Ups and Downs

The first time I went on a log flume, I was unaware that I was on a log flume. I was about 10 years old, and some friends had tricked me in to getting on what I thought was a sort of lazy river type deal. I figured we would sit in the log and meander around the path, and maybe go under a little waterfall or two. And we did at first. Until we turned a corner, past where I had been able to see when waiting in line and there was a giant hill. And we were going up it.

I panicked. I started yelling at anyone who could her me to LET ME OFF THE RIDE. But it was too late. We were on our way up.

I’ve written before about how I’m bad at beginnings. Starting scares me. I stared at this blank word document for a solid 10 minutes before I hit a single key. But lucky for me, the beginning is just where it starts- all the adventure is contented in the fall- the everything that comes once you’ve gotten over the butterflies on the ride up.

So we were almost at the top of the log flume, and I wasn’t any calmer. I was more panicked then ever, and my friend sat behind me attempting to calm me down and running her fingers through my hair in a way that was supposed to seem soothing, but mostly felt condescending. I could feel my stomach forming knots and I gripped the side of the plastic tube shaped to look like wood, that I was fairly sure was going to be my watery grave.

No one rides a water slide because of the thrill of climbing all the stairs. Sure the stomach butterflies are fun, and the feeling of excitement to come propels you forward, but the real joy comes from the ride down. From falling.

When people talk about the ‘rise and fall’ it’s implied that the rise is what’s important. The going up, not the coming down. But I’ve never found that to be true.

I’m not saying the fall isn’t scary. It’s terrifying. But it’s also exhilarating. It’s where you test your limits and learn that the fear can be worth it.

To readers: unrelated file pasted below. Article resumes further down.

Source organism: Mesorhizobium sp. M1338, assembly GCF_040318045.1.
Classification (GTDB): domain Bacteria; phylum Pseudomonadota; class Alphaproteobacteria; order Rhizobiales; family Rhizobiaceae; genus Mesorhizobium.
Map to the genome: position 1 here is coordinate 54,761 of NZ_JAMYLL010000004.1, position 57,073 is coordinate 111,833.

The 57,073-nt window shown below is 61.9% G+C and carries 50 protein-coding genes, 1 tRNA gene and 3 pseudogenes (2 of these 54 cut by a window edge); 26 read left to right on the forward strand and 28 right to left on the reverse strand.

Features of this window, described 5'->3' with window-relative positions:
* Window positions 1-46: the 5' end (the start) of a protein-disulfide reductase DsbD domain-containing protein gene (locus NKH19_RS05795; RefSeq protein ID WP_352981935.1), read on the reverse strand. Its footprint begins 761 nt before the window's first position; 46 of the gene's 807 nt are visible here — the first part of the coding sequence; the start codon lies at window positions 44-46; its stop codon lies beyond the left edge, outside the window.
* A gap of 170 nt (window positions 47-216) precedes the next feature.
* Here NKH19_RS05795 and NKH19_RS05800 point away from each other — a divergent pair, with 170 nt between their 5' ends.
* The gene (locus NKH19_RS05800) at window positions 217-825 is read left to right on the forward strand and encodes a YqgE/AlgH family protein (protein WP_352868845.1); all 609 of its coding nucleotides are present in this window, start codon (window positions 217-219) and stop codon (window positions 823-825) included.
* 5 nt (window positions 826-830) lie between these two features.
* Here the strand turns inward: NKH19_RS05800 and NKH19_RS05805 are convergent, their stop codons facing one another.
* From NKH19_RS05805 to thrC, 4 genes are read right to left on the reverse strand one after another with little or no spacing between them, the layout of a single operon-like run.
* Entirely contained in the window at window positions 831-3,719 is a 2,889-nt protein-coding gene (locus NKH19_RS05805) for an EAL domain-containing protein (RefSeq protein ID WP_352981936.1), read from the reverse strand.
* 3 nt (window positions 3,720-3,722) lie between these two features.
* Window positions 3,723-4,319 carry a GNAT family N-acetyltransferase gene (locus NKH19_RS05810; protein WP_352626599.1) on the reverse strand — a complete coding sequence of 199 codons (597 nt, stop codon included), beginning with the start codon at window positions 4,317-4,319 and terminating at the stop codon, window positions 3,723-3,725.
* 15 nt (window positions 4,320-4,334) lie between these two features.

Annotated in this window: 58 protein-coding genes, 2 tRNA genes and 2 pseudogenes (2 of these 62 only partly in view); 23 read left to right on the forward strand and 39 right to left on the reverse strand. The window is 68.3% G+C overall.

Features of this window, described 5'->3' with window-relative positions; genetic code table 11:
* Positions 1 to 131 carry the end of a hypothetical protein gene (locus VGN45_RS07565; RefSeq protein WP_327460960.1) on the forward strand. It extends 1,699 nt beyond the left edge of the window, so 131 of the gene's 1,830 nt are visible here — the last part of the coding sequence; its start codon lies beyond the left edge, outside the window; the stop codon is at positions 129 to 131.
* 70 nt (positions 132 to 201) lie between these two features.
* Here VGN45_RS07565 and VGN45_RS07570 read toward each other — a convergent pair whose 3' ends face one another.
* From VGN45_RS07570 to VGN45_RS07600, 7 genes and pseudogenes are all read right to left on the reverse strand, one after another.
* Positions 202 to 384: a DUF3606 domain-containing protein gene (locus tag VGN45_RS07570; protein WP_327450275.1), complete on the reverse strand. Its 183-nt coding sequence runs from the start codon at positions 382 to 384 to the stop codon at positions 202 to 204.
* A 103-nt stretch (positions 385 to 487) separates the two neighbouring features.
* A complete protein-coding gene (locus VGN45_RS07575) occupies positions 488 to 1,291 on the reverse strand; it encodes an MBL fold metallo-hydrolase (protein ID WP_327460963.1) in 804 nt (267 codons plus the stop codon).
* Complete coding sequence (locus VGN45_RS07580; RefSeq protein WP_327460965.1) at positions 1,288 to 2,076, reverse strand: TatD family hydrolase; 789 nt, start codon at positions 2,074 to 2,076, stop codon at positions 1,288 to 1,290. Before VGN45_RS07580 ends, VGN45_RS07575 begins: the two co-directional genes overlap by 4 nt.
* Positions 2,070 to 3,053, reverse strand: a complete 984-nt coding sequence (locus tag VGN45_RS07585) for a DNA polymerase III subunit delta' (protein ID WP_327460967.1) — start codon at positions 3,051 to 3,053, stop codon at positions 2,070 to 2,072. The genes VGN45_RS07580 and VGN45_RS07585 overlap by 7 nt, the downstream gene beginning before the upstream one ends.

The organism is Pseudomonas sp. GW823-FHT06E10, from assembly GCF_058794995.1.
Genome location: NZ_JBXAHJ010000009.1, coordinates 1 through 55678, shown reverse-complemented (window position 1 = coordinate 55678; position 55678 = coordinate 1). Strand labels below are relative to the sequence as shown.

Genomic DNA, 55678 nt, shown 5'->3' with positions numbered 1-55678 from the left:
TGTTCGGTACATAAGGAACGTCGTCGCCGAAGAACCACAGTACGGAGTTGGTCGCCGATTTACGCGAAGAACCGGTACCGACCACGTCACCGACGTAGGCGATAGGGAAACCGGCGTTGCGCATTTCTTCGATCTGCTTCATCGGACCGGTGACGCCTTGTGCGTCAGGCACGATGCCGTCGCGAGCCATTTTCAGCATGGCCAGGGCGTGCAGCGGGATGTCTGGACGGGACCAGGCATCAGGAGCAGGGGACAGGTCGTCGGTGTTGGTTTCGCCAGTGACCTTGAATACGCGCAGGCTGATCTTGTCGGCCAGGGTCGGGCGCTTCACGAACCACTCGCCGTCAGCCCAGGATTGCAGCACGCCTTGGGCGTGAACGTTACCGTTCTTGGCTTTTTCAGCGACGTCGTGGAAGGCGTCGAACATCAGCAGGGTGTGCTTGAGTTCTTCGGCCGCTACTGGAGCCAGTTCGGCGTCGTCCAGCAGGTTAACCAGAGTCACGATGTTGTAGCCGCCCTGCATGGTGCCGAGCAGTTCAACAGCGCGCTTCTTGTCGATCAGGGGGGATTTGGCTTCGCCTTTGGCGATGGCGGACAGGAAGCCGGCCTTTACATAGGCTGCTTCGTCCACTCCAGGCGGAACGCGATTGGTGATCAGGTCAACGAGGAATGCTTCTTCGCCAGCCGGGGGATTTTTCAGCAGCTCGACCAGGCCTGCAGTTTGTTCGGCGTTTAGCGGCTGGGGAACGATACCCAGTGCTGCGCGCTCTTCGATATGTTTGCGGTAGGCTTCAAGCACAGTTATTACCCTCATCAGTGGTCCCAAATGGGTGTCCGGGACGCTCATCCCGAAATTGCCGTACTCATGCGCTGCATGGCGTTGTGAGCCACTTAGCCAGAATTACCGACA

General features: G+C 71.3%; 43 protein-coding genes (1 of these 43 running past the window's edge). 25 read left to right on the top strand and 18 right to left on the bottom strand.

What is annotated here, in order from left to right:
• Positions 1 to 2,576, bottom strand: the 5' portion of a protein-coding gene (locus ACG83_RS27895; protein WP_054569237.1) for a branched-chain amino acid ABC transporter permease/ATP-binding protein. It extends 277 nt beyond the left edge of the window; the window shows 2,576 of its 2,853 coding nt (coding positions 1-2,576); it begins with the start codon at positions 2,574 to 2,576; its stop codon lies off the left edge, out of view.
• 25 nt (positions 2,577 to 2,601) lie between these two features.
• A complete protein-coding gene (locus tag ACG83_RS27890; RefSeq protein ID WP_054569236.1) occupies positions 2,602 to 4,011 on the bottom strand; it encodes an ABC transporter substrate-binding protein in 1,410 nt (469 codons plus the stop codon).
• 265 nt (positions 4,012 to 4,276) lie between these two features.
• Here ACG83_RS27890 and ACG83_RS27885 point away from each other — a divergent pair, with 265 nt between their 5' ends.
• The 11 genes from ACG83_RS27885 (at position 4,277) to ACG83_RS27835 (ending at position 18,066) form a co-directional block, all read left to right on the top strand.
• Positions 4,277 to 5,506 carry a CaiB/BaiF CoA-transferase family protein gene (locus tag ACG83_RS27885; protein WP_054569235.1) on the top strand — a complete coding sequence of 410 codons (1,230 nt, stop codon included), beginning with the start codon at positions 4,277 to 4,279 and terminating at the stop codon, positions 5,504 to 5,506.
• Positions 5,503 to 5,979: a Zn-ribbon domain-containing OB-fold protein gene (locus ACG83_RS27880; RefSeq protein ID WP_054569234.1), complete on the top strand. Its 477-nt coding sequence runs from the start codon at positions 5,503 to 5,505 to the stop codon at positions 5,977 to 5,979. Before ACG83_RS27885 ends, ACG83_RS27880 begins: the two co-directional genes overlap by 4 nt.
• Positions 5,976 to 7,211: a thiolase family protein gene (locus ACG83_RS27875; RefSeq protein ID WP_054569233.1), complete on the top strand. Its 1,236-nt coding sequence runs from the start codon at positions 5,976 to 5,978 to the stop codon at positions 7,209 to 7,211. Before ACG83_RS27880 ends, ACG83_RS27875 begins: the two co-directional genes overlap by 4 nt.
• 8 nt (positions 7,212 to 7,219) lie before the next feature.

I found a picture of myself in a fake log flume in front of a
sign for Chinese food from 2007. You're welcome, internet

We had reached to peak of the log flume. The tipping point. Past where up had turned in to rapidly twisting, and on the edge of where rapidly twisting turned in to a stomach flipping ride down. We were at the point where the fall began. And I had no other option but to go with it.

So we fell. We went down, and the water splashed us and my friends laughed, and I clenched the sides of our log so hard that my knuckles turned  from tan to white to an unnatural shade of purple , but before I knew it I was smiling. And before I knew it the fall was over, and we were peacefully floating to the end of the ride.

I tend to work myself up about… well, about everything. I panic and I fuss and I get caught up in a million what-if’s and maybes. I get myself so freaked out that sometimes I lose focus on the thing I’m freaking out about.

The log flume ended up being fun. My panic ended up being over nothing, and- weirdly enough- it turns out I can trust my friends. I’m not saying that there aren’t things worth panicking about, but I’m saying sometimes we spend too much time focusing on the lead up and not enough on what comes after.

I just finished my first semester at Salisbury. It was hard, really hard, but I did it and I’m proud. Salisbury has been a rough adjustment, but I think I’ve reached the tipping point. The point where the fear turns in to…well, still fear, but fear mixed with excitement. The kind of fear that makes you laugh nervously and anxiously, when you do new things that you’re excited to do. The kind of fear that means you’re doing something a little different then the things you used to do.

I think I’m there. I think the scary has turned to fun. I think I’m feeling good about it. I think I’m excited. 

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